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TO THE RIGHT HONOURABLE
SIR JOHN SOMMERS, KNT.
LORD KEEPER OF THE GREAT SEAL OF ENGLAND, AND ONE OF HIS
MAJESTY'S MOST HONOURABLE PRIVY-COUNCIL,
MY LORD, The papers I here present your lordship are in substance the same with one which I delivered to you in obedience to the commands I received, by your lordship, from their excellencies the lords justices; and with another, which I writ in answer to some questions your lordship was pleased to propose to me, concerning our coin. The approbation your lordship was pleased to give them then has been an encouragement to me to revise them now, and put them in an order fitter to comply with their desires, who will needs have me print something at this time on this subject : and could any thing of this nature be received with indifferency in this age, the allowance they have had from your lordship, whose great and clear judgment is, with general consent and applause, acknowledged to be the just measure of right and wrong amongst us, might make me hope that they might pass in the world without any great dislike.
However, since your lordship thought they might be of use to clear some difficulties, and rectify some wrong notions, that are taken up about money, I have ventured them into the world, desiring no mercy to any erroneous positions, or wrong reasonings, which shall be found in them. I shall never knowingly be of any but truth's and my country's side; the former I shall always gladly embrace and own, whoever shows it me: and in these papers, I am sure, I have no other aim but to do what little I can for the service of my country. Your lordship's so evidently preferring that to all other considerations, does, in the eyes of all men, sit se well upon you, that my ambition will not be blamed, if I in this propose to myself so great an example, and in my little sphere am moved by the same principle.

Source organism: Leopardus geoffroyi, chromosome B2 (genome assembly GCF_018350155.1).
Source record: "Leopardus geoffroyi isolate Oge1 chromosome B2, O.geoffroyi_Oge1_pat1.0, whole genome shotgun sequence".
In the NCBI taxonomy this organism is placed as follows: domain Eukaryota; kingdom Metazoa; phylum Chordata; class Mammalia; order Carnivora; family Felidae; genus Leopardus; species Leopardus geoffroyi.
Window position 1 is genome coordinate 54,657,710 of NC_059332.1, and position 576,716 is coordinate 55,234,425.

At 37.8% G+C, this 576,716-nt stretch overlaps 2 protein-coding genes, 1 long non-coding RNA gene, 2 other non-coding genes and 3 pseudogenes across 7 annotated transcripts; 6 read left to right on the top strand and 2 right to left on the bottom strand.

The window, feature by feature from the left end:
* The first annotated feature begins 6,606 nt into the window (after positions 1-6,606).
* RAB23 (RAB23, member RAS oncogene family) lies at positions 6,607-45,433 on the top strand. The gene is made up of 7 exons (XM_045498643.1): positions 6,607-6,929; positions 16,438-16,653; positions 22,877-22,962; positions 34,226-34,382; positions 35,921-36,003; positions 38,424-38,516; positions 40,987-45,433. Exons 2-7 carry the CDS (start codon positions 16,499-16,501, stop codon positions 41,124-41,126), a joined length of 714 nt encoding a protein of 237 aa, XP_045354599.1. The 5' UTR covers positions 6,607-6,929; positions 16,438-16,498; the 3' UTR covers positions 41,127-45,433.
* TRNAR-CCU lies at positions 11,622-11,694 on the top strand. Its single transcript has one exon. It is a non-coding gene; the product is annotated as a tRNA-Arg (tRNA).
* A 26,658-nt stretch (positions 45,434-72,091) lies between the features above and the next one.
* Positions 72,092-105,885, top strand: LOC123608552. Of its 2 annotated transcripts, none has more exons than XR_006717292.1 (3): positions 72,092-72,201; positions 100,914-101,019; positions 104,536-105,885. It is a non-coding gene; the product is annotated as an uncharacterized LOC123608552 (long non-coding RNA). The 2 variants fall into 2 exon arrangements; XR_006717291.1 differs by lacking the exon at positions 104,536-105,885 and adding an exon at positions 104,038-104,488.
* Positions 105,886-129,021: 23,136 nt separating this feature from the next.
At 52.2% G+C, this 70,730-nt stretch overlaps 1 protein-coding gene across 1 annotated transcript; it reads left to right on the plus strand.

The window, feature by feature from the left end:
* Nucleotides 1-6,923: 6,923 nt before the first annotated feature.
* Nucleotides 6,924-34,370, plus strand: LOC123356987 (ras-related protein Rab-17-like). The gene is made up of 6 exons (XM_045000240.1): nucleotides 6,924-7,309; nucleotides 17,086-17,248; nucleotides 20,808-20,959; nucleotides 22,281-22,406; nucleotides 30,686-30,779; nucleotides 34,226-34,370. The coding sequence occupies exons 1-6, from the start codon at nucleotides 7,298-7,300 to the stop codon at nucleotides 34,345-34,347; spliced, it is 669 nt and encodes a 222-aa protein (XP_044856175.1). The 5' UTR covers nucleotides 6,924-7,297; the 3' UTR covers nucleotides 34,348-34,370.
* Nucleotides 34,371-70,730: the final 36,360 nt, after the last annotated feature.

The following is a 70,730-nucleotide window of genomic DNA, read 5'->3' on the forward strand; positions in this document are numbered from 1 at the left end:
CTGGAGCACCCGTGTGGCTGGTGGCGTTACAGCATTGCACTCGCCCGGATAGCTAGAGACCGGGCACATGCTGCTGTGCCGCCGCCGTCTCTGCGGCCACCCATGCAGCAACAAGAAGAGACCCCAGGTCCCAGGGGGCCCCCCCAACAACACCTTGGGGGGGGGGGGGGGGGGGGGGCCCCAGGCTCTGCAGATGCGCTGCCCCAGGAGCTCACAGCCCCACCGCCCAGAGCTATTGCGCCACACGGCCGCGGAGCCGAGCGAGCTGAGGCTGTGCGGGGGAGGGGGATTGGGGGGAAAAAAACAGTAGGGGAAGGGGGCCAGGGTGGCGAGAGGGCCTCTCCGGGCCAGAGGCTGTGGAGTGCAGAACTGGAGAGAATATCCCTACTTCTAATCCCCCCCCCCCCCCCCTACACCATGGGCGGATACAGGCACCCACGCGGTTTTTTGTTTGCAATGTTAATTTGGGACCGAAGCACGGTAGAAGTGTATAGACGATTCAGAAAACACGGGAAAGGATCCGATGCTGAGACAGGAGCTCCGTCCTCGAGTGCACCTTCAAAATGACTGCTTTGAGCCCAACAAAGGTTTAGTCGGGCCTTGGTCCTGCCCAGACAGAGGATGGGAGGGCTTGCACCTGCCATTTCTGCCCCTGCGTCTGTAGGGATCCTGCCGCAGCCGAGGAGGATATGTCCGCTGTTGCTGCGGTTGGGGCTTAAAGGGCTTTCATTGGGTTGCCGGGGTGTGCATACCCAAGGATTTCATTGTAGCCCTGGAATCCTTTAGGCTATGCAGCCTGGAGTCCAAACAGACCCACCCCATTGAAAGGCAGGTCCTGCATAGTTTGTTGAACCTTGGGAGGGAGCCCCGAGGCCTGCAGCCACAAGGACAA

I have a long time foreseen the mischief and ruin coming upon us by clipped money, if it were not timely stopped : and had concern enough for the public, to make me print some thoughts touching our coin, some years since. The principles I there went on I see no reason to alter: they have, if I mistake not, their foundation in nature, and will stand; they have their foundation in nature, and are clear; and will be so, in all the train of their consequences, throughout this whole (as it is thought) mysterious business of money, to all those, who will but be at the easy trouble of stripping this subject of hard, obscure, and doubtful words, wherewith men are often misled, and mislead others, And now the disorder is come to extremity, and can no longer be played with, I wish it may find a sudden and effectual cure, not a remedy in sound and appearance, which may flatter us on to ruin, in a continuation of a growing mischief, that calls for present help.
I wish too that the remedy may be as easy as possible; and that the cure of this evil be not ordered so, as to lay a great part of the burden unequally on those who have had no particular hand in it. Westminsterhall is so great a witness of your lordship's unbiassed justice, and steady care to preserve to every one their right, that the world will not wonder you should not be for such a lessening our coin, as will, without any reason, deprive great numbers of blameless men of a fifth part of their estates, beyond the relief of Chancery. I hope this age will escape so great a blemish. I doubt not but there are many, who, for the service of their country, and for the support of the government, would gladly part with, not only one-fifth, but a much larger portion of their estates. But when it shall be taken from them, only to be bestowed on men, in their and the common opinion, no better deserving of their country than themselves, unless growing exceedingly rich by the public necessities, whilst every body else finds his fortune straitened by them, be a public merit, that deserves a public and signal reward; this loss of onefifth of their debts and income will sit heavy on them who shall feel it, without the alleviation of any profit, or credit, that will thereby accrue to the nation by such a lessening of our coin.